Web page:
I’ve been writing production TypeScript for a little over year and as a hobby for a couple of years longer than that. If you’ve never used TypeScript before, the quick way to describe it is that it’s ES2015+ and types thrown together. Ie. modern JavaScript with real typing.

TypeScript is awesome and I love writing it and over time, I’ve noticed my own style and my own patterns emerge one of which I’d like to share and, hopefully, justify why I stick to those patterns.

Local Interfaces > Global Interfaces

Interfaces in TypeScript are essentially object definitions that describe what an object should minimally look like. For example, if I had a DatabaseConfig interface, it might look something like this:

interface DatabaseConfig {
  host: string,
  port: number,
  password: string
}

function connectToDb(dbConfig: DatabaseConfig) {
  // database connection config
}

What that basically means is that whenever you call the function connectToDb, you need to pass in an object that looks like the DatabaseConfig interface (along with the appropriate typings for its properties).

A pattern I picked up from a Golang styleguide article (I can’t remember which) was the idea of “local interfaces”, interfaces that describe exactly what I need from an object within that single file.

This DatabaseConfig interface, if shared, will grow exponentially to encompass the needs of every function that might touch this object. A createDatabasePool function might additionally look for a poolSize property on that config which will now be required by every function that references this interface, whether they use it or not. Imagine that we also had a function that would return a driver for that particular database so we might need a type property which no function cares about except the driver one.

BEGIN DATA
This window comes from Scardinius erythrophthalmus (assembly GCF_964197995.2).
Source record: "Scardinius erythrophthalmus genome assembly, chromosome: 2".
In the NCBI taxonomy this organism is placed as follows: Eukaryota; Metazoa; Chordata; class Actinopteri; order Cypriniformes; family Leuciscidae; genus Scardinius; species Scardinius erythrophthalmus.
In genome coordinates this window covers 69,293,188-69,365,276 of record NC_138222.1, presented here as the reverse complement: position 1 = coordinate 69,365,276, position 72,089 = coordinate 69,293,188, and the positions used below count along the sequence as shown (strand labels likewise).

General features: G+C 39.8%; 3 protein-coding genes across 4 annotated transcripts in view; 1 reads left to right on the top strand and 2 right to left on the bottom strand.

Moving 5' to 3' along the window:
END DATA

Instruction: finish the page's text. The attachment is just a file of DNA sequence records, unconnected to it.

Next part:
Basically, sharing interfaces (or using what I call global interfaces) causes interfaces to bloat and to impose artificial requirements on properties that might not even be used by the function/code block/whatever that references the interface. It creates a strange “coupling” between possibly unrelated pieces of code.

Instead, what I suggest is writing interfaces local to a file which describe only the necessary properties required to be in the object by the code in that file. Eg. if you have a createPool function, you might write something like this:

interface PoolConfig {
  poolSize: number
}

export function createPool(config: PoolConfig, driver) {
  // uses config.poolSize somewhere in the code
}

This way, we’re telling the developer working in that file that all we really need is poolSize and we don’t use anything else from that config object.

I’ve found this to be super useful in keeping with the idea that types are really just documentation that the computer can also view and utilize.

Exceptions

There are a couple of exceptions to this rule.

Those exceptions are that if you’re using object Models for your data, you might want to have those models available as interfaces as well to communicate to the developer (and the compiler) that you’re really requiring this model.

You might not care about the exact keys, you might care more about getting the actual Model (or something with the exact same shape).

The other exception to the rule is if you have complex objects that require keeping up with its complex shape. Imagine that you have an object that nests 5 levels deep. It’s more prudent to have a single interface that you import which describes this rather than writing out, quite uselessly, complex nested interfaces.